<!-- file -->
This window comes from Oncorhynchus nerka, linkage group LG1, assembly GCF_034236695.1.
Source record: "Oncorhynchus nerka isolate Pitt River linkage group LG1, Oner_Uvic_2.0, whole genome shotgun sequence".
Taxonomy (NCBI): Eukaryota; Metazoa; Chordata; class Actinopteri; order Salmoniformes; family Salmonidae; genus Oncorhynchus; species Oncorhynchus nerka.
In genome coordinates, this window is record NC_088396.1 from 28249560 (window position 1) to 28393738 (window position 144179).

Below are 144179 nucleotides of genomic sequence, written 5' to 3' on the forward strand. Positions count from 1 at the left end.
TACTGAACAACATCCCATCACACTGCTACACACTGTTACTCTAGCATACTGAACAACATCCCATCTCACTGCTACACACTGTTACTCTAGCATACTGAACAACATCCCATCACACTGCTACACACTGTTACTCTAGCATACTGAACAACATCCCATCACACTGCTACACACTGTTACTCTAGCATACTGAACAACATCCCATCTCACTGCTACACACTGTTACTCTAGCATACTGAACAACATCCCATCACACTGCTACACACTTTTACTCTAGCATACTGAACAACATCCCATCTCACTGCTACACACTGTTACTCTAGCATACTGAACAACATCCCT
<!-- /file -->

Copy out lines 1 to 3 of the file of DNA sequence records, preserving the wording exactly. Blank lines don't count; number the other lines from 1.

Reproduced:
This window comes from Oncorhynchus nerka, linkage group LG1, assembly GCF_034236695.1.
Source record: "Oncorhynchus nerka isolate Pitt River linkage group LG1, Oner_Uvic_2.0, whole genome shotgun sequence".
Taxonomy (NCBI): Eukaryota; Metazoa; Chordata; class Actinopteri; order Salmoniformes; family Salmonidae; genus Oncorhynchus; species Oncorhynchus nerka.